The neighboring graveyard hasn’t changed much. More headstones line the dirt roads than before. The trees have grown considerably, leaving only narrow paths for vehicles. The old dead rest closest to the road, with the new dead housed in the back.

We used to walk through that graveyard at night with a little battery-operated boom box when I was in my early teens. Between us, we knew one man laid to rest there. We didn’t know him personally, but our parents grew up with him, so we remembered when he died.

The headstone was kind of our own small-town Stand by Me. We’d visit his grave every time we walked.

So of course I had to go back and say hi this weekend.

Out of all the things in that town, his gravestone was the one thing I remember that hadn’t really changed.

His name was John Shrewsberry.

He died in 1988, when I was 7.

He died when he was 31. He was younger than I am now.

Another handful of years, and he’ll have been gone longer than he was alive.

There’s something really disconcerting about all of these facts, about this unknown figure whose name was only ever attached to a headstone for me. This man has been gone since I have known of him. His stone: a monolithic signifier of death that will live on after I die. Some day his stone will have been here longer than I was alive.

This stone will outlive me.

But the meaning of that stone will have changed.

There’s something comforting about knowing that it will still be there, however. Even after ancestors forget about the plot. (It occurs to me now that I don’t know where my great grandparents are buried).

I hope that as we move forward as a species, we will abandon the practice of physical memorials on such a grand scale. I am ready to be reduced to ash. This body is a vessel. I love it, but once whatever animates me decides the vessel’s time is up, there’s no need to try to preserve what remains physically. That: embalming, placing one in a casket, that is a testament to the futility of trying to outlast death.

Stones seem so much more appropriate if you need a signifier of the permanence of death.

I’m ending this with a call to action. Whether burial is a continued practice for generations or graveyards become graveyards for a dead cultural practice, adopt a stranger’s stone. Even if you can only come back once a decade, stop by, dust it off, think about the life lived between those two dates etched thereupon. Take solace in the fact the only stable constant in life is the cyclical nature of the human condition and that maybe someone will someday curate whatever monument exists to signify your life, whether that be physical or digital.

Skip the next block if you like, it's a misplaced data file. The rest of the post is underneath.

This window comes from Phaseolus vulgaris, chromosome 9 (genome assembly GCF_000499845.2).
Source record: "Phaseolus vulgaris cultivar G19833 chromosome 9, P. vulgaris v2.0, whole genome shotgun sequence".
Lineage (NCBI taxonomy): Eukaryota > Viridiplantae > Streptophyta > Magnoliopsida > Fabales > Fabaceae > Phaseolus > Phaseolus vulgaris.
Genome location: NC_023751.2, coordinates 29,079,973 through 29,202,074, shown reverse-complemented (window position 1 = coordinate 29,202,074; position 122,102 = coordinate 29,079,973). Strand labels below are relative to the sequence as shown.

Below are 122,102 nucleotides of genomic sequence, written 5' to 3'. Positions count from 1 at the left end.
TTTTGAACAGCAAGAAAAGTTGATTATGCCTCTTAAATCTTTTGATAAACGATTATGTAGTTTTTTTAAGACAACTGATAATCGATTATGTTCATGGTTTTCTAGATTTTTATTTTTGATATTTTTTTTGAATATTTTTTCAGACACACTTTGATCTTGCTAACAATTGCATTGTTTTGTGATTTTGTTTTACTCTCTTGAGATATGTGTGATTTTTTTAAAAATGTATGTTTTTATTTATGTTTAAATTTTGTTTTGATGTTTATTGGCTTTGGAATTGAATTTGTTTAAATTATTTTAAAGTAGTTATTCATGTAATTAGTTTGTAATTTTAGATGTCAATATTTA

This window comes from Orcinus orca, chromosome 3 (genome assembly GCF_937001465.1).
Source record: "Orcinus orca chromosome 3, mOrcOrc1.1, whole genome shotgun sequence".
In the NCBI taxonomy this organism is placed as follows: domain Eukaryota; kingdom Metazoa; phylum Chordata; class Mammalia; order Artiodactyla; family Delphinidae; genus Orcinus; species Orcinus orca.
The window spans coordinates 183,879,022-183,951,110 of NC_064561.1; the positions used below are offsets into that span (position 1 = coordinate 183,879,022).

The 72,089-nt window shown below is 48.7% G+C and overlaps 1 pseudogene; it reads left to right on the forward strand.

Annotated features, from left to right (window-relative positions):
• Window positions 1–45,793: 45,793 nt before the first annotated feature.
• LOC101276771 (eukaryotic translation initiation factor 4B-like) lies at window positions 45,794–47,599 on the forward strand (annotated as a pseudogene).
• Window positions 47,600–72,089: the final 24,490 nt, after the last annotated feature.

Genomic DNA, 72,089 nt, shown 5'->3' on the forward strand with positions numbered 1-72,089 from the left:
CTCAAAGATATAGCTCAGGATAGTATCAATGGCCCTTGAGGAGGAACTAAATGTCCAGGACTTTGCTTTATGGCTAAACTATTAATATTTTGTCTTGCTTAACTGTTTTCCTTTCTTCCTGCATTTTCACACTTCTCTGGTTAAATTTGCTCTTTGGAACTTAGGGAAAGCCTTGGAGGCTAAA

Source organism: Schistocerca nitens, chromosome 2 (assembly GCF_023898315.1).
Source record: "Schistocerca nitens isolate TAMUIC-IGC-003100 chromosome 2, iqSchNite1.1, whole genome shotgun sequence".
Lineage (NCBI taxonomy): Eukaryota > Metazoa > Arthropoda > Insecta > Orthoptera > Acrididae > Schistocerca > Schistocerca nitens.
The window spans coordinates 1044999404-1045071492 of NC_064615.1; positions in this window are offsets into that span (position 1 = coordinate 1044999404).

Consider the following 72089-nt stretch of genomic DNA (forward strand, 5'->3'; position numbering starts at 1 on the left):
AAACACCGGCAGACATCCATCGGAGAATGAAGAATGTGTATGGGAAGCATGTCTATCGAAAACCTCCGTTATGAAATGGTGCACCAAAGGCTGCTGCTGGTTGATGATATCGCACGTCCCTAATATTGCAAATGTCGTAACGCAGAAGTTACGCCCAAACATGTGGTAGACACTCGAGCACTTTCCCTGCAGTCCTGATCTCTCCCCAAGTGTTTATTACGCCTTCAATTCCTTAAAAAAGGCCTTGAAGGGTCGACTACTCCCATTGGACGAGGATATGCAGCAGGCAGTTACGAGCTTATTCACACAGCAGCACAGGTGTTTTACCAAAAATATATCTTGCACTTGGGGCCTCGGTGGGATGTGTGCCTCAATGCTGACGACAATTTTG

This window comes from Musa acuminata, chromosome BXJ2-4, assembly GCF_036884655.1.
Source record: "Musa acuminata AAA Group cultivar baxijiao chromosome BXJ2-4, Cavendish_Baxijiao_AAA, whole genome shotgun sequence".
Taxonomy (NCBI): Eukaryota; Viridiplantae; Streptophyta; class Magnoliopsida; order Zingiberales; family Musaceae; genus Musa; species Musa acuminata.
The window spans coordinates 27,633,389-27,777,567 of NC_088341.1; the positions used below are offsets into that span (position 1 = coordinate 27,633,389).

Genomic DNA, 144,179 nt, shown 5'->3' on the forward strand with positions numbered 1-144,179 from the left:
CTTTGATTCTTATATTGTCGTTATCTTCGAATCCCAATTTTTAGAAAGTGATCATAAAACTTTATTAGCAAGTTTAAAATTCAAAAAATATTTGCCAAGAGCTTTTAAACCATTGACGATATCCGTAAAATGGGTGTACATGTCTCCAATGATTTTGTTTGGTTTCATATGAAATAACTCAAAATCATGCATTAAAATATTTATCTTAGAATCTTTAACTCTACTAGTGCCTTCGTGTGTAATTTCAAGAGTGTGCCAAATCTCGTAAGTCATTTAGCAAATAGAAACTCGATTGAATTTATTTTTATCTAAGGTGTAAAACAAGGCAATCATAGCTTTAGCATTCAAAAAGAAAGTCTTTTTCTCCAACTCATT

Selling the Primal to the Conscious Mind

Just sort of thinking out loud tonight, and why not share it on the blog?

I’ve been thinking a lot lately about how we sell our primitive impulses to the conscious mind. How we justify sexual desires, petty jealousies–all that kind of stuff–so that we can sleep comfortably at night while remaining animals for the most part.

The artwork that initially got me thinking about this was Cannibal Holocaust. The film features all of these violent acts, but of course these primal, violent acts against other humans are justified by the one-second observation at the end: “I wonder who the real cannibals are”

The violence throughout the film is encapsulated by a “message.” The violence is the conduit through which the message’s relevance and poignancy is conveyed.

Or is it?

Does the means justify the ends?

I see this also with Marquise de Sade’s work. Inherent within his work–or perhaps more accurately, the critics and analysts of his work–is this attempt to intellectualize sexual violence.

garbage

The same with Salo: 120 Days of Sodom, Pasolini’s adaptation of de Sade’s most notorious work. While some critics dismiss the film as unnaturally crude, others laud the film for the juxtaposition between beautiful panoramic footage of naturalist landscapes and the violent scenes that are cradled gently by the aesthetic of the environment surrounding the torture compound.

The contrast is certainly unsettling, but it is difficult to engage the film without acknowledging both its artistic merits and its violent detriments.

The same can be said for A Serbian Film. Sure, it features some of the most grotesque scenes in modern film, but by god, the aesthetic . . . the artistic merit of the film . . . the depth with which this political allegory is explored . . .

https://www.theguardian.com/film/filmblog/2010/dec/13/a-serbian-film-allegorical-political

What a joke.

It all just seems so superficial, the way that we try to sell our primal urges to the conscious mind.

I look at Harlequin romances, the way that infidelity is wrapped in a shroud of true love and unrequited passions.

Or the way murder and abuse is justified in countless narratives.

The way violence is used as a conduit through which violence can be justified.

The way evil is justified by the greater evils committed by victims.

It’s all just mankind trying to sell the animal within to itself, desperately trying to justify our primal urges as intellectual explorations of the depth of humanity and depravity.

There’s really no need though. There’s one 21st-century meme that encapsulates the phenomenon perfectly:

we are all scum